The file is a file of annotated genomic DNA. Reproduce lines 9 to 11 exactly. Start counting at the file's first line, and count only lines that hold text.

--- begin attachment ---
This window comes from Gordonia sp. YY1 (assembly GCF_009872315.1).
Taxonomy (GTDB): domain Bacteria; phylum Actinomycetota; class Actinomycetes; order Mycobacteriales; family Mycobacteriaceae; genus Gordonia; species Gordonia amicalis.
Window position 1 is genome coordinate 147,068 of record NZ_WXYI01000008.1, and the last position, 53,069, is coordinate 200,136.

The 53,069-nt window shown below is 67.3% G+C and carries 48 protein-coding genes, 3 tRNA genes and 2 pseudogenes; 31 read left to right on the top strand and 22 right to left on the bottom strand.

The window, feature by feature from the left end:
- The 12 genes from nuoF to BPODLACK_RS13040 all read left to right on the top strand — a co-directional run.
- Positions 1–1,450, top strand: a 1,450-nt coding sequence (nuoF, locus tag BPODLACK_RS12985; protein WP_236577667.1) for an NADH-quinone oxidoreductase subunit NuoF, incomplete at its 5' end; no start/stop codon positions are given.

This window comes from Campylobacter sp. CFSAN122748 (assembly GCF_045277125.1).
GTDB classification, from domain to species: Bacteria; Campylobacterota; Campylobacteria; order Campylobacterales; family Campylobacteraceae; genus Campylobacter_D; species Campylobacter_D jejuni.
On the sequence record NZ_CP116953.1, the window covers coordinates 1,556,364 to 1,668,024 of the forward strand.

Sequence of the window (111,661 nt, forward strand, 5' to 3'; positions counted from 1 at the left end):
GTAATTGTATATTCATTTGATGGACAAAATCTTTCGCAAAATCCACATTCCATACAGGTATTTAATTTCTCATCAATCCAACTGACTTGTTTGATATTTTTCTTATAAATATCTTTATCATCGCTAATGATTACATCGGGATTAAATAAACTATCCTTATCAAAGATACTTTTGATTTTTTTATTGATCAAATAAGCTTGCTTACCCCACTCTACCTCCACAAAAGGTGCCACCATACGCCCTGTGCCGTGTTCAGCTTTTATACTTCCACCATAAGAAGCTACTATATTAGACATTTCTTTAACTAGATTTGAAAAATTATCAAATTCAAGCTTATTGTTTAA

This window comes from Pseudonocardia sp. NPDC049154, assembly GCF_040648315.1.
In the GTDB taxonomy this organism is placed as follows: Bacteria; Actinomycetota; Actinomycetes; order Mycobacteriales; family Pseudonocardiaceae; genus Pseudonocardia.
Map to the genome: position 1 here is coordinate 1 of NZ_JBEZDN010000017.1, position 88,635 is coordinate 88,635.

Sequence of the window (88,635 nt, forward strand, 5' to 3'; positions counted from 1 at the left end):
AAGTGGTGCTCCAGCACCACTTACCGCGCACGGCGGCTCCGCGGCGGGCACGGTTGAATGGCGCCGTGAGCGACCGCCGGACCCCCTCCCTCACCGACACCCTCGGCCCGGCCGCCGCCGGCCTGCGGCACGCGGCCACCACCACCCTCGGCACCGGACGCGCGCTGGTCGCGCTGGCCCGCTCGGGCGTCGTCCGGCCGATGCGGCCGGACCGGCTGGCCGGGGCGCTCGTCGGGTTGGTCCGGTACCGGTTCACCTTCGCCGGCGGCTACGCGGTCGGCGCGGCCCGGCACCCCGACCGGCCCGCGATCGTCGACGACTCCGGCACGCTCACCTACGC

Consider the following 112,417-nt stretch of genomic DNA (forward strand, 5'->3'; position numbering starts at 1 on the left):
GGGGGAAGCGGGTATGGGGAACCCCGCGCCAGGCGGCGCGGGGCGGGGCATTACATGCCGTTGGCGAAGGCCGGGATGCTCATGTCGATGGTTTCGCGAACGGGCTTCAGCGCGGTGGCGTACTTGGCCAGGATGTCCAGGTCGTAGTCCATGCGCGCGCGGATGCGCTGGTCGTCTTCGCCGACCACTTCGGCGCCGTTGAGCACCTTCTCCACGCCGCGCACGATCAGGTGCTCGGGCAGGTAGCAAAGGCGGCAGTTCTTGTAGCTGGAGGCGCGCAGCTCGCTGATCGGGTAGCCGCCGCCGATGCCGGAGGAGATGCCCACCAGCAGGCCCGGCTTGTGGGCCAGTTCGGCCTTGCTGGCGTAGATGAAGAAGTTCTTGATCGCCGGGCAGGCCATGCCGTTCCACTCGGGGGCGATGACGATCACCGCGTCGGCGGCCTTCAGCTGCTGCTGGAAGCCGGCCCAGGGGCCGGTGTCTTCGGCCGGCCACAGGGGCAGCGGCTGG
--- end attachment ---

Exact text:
GTDB classification, from domain to species: Bacteria; Campylobacterota; Campylobacteria; order Campylobacterales; family Campylobacteraceae; genus Campylobacter_D; species Campylobacter_D jejuni.
On the sequence record NZ_CP116953.1, the window covers coordinates 1,556,364 to 1,668,024 of the forward strand.

Sequence of the window (111,661 nt, forward strand, 5' to 3'; positions counted from 1 at the left end):